Off the top of my head, I can think of at least four cases of illicit sexual activity between consenting Orthodox Jews. And I emphasize ‘consenting’. Two were students at a coed Jewish high school where the young women became pregnant and had ‘shotgun’ weddings. One was a yeshiva student who got a girlfriend no one knew about pregnant. He too had a shotgun wedding. And the fourth was a rather famous (or infamous) case where the respected rosh hayeshiva of a respected hesder yeshiva in Israel committed adultery with a married staff member. (He obviously is no longer the rosh hayeshiva).
I mention these cases to demonstrate a famous talmudic principle: Ayn Apitropus L’Arayos – there is no guardian for sexual activity. It can happen to anyone at any time. No matter how devout they might be.
This is why there are so many fences built around Orthodox Judaism with respect to interaction between the sexes. This is why there is a halacha called ‘yichud’ which forbids any man to be in the same room alone with a married woman (and to a lesser extent any woman – married or not) other than his wife.
(The details of this halacha are beyond the scope of this post. Suffice it to say that this halacha is often observed in the breach. If it were observed more scrupulously, there would be far less accusations of rape or sex abuse. But I digress.)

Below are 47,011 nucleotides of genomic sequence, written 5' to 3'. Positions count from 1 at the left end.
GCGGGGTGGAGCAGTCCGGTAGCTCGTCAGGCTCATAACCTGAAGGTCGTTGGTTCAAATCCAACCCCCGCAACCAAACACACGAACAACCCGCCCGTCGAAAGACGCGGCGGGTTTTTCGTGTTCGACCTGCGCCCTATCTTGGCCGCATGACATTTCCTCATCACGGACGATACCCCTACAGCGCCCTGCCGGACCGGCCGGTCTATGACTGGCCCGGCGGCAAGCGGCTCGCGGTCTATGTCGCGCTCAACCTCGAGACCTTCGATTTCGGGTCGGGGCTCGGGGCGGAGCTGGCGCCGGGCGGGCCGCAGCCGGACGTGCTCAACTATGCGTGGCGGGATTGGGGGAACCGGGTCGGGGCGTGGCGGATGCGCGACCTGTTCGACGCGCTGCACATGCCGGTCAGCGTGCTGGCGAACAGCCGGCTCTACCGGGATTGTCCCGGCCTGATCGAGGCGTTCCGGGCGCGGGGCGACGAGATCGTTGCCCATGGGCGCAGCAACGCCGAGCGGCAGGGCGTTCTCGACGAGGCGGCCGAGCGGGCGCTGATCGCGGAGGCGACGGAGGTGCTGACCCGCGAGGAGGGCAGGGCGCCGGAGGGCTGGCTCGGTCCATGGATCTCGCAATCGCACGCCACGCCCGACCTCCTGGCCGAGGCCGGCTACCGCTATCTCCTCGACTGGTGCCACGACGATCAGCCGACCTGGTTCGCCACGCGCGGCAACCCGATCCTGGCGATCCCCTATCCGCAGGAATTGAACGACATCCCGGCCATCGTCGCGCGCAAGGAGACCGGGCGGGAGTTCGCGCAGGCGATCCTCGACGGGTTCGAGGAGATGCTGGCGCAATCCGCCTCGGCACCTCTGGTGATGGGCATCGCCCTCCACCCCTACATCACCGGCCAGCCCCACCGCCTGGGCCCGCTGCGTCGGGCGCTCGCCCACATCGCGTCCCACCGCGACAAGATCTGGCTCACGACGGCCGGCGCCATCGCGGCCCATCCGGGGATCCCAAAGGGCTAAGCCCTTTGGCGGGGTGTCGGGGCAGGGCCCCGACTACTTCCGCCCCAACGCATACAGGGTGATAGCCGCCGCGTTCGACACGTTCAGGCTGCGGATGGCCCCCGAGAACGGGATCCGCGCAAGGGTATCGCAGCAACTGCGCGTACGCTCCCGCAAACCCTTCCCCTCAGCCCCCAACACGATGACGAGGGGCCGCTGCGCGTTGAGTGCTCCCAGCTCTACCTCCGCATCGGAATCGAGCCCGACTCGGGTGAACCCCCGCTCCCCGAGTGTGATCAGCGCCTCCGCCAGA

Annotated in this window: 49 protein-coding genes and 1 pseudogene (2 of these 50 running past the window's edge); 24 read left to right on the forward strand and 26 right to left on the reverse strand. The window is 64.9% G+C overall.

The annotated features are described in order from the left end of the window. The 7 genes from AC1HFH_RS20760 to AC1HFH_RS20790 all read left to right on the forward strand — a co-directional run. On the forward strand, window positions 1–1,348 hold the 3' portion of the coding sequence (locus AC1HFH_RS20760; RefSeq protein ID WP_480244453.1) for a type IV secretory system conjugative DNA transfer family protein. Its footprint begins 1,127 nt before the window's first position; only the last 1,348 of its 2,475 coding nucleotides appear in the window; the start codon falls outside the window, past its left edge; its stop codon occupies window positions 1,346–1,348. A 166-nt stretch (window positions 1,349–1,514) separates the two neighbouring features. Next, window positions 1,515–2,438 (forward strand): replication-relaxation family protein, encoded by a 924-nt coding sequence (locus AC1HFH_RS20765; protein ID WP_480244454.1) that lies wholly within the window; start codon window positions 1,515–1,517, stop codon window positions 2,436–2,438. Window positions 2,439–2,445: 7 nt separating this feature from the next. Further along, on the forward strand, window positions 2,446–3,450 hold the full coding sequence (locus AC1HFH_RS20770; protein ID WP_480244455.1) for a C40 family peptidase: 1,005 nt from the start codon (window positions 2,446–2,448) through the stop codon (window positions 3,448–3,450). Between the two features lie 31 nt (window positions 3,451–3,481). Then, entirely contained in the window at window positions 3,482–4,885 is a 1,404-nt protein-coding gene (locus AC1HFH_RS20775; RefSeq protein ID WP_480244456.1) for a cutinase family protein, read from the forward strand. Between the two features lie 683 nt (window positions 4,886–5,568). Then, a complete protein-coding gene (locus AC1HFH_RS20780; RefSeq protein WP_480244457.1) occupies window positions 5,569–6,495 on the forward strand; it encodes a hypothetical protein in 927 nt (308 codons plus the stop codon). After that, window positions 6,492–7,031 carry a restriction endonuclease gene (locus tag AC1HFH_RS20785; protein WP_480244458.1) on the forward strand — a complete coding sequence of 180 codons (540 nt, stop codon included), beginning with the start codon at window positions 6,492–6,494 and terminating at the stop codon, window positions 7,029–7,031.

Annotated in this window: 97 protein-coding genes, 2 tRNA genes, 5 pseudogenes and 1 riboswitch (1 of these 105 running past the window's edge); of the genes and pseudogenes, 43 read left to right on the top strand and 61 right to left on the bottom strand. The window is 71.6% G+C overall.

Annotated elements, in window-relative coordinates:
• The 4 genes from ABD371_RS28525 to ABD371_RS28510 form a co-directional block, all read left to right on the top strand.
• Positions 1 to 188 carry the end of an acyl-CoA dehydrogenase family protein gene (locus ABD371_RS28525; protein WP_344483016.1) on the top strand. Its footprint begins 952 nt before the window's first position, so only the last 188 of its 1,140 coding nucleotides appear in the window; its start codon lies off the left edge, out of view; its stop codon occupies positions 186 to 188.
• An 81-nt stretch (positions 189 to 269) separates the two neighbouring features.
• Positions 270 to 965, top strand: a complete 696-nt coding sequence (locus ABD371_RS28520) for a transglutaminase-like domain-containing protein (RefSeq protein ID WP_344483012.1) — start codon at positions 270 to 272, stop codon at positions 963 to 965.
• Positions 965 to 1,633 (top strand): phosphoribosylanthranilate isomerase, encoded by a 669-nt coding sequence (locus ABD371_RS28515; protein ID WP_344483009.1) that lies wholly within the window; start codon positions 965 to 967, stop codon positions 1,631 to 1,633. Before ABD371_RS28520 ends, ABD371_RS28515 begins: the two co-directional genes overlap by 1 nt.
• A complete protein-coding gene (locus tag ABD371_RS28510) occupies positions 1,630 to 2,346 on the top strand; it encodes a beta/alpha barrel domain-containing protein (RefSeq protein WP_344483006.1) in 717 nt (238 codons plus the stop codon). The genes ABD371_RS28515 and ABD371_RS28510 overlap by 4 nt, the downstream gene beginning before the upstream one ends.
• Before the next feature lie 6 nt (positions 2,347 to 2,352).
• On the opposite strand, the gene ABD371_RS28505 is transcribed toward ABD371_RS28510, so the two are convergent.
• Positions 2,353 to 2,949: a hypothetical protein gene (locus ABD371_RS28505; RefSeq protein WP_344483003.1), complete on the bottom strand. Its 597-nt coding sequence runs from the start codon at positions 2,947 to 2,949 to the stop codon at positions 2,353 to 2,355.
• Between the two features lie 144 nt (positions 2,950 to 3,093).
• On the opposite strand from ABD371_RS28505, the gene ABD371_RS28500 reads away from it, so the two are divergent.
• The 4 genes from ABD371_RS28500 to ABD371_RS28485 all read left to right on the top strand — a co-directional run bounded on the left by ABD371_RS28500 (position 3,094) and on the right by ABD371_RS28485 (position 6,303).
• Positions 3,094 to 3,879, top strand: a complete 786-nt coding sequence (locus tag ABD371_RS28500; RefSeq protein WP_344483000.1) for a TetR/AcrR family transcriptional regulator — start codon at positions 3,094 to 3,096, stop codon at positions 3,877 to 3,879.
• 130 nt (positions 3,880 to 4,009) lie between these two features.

As has been noted here many times, we live in a culture where interaction between the sexes is as common as breathing air. Coed education in Western culture is therefore very much the norm. And that is the reason we have many (but not all) Modern Orthodox day schools and high schools that are coed.
I am opposed to coed schools beyond 6th grade and especially high school. Once a child reaches puberty, the sex drive kicks into high gear. Teenage boys think of little else when their minds are not being distracted by their studies. Which is often the case when in the same classroom with young teenage women. I have always felt that the benefits of learning how to socialize with members of the opposite sex are outweighed by the harm it can theoretically cause in a variety of ways. The less distraction there is in the classroom, the more a student will learn.
But that is not the only problem. More important is the fact that coed high schools increase the chances for sexual activity. The fact is that violations of the halachic prohibition against men and women touching each other (commonly called “shomer negiah”) are completely ignored by the majority of coed students — which can easily lead to more explicit sexual activity in some cases.
What about boys and girls learning how to interact with each other? I support social contact outside the classroom on a limited and more or less chaperoned basis. Like inviting families that have teens of the opposite sex from your own children over for a Shabbos meal. Or at a Shabbos Kiddush in Shul. Or perhaps chaperoned Bnei Akiva type functions. (I am opposed to coed camps past high school too. There is just too much un-chaperoned time given to teens that are away from home in those circumstances.)
For me, this is the happy medium between complete isolation of the sexes and complete integration of the sexes.